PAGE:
“Advanced is taking all the correct steps in recovering from the ransomware attack,” continued Avivi. “With that, my concern is that their adjustment recovery time from one week to four weeks indicates an extended ransomware spread, with more systems impacted than originally suspected. While NHS may have taken all the right steps to protect its networks and environments, Advanced was not as rigorous in its efforts.”

“Whenever there is a vulnerability, cybercriminals will seek to exploit it and the NHS and its suppliers are sadly no exception,” added Rob Griffin, CEO at MIRACL. “It’s therefore no surprise that the recent directive from NHS Digital is insisting on deploying multi-factor authentication across its services. Depending on the type of MFA used, this extra layer of protection massively reduces the chances of a credential breach, which remains the main means by which Ransomware is planted. We hope the supplier manages to resolve the situation but this example is another reason why we wholly support this new MFA initiative across the NHS. It really is mission-critical.”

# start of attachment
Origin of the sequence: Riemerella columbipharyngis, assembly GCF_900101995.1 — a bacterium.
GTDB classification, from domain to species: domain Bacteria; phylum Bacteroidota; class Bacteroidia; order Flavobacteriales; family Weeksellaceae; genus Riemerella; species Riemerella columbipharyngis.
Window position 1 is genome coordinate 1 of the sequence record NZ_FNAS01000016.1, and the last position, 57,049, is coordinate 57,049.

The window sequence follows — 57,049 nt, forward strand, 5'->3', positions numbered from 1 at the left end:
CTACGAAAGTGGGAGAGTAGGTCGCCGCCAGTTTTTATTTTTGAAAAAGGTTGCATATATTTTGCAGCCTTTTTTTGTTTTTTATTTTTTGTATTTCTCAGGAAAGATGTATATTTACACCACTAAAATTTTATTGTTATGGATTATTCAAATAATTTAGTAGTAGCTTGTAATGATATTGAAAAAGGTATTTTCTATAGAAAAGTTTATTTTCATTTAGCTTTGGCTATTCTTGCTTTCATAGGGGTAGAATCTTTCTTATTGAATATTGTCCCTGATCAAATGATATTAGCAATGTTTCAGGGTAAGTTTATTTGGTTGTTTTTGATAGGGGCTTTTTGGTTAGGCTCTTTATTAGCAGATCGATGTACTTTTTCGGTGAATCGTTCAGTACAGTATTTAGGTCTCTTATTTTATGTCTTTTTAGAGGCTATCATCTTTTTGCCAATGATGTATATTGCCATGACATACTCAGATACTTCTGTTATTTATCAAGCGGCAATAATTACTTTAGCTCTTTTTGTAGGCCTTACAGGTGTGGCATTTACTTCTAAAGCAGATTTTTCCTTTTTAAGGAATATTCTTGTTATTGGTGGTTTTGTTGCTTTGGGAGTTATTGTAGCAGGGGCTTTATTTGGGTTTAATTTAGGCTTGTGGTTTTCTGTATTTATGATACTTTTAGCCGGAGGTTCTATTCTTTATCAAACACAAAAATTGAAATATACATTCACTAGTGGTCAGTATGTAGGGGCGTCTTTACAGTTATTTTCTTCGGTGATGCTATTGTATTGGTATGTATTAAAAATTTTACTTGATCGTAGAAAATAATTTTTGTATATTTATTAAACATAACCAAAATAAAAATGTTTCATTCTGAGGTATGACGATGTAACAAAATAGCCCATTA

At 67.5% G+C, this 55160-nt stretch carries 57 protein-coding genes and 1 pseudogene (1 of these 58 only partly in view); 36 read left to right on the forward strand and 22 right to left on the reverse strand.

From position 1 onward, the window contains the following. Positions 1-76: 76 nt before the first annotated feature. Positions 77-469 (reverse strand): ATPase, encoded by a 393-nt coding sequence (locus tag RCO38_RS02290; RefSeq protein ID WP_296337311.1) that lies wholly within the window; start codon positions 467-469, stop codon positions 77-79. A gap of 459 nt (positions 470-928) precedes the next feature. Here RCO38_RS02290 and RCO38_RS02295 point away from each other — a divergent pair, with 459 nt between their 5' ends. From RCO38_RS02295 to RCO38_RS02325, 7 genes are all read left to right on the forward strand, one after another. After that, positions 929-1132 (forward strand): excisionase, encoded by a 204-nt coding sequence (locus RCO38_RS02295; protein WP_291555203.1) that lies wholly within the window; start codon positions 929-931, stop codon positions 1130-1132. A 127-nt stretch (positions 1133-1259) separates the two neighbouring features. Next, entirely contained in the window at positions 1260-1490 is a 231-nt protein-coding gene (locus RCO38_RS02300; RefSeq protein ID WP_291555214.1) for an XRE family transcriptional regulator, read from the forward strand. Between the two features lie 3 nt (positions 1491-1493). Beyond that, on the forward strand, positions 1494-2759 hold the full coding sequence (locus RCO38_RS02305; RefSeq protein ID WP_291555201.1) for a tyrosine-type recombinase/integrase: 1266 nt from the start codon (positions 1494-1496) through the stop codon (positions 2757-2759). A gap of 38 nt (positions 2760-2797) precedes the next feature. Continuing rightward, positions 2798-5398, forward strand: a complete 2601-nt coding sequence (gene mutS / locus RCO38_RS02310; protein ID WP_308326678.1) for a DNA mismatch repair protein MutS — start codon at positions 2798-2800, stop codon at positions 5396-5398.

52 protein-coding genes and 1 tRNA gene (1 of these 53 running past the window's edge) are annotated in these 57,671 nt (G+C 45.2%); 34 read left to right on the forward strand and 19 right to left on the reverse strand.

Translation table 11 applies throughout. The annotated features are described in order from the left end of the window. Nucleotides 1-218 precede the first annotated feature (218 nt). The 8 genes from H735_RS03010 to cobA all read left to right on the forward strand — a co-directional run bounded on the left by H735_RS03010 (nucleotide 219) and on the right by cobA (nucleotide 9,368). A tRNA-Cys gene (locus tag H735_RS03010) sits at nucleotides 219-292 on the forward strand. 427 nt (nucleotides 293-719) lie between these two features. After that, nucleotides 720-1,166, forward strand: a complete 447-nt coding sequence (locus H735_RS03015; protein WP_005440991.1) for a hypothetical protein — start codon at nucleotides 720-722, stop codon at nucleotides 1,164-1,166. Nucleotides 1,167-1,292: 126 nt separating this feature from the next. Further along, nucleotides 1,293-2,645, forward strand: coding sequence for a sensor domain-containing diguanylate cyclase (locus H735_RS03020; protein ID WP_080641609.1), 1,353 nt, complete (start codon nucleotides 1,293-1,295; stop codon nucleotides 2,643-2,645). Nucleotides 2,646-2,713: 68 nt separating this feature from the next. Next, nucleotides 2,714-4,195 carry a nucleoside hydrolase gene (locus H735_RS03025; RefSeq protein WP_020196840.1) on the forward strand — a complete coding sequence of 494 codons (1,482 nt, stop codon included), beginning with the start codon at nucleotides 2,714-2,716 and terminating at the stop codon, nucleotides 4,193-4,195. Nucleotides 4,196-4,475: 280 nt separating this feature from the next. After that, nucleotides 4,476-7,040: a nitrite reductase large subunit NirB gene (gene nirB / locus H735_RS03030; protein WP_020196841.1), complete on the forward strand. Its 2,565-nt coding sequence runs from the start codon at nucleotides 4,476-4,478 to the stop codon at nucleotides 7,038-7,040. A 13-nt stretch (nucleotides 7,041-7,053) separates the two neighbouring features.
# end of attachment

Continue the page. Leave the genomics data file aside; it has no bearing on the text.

This kind of attack is unfortunately a common scenario, with healthcare seen as a prime target for ransomware attacks. “Healthcare companies and hospitals, in particular, have long been targets of ransomware gangs because they have more money and an urgency to pay,” explained Sam Curry, chief security officer at Cybereason. “That hasn’t gone away in the latest waves, but it has become less visible as new sectors are targeted, including critical infrastructure operators. One could argue that hospitals are part of the critical infrastructure ecosystem already.”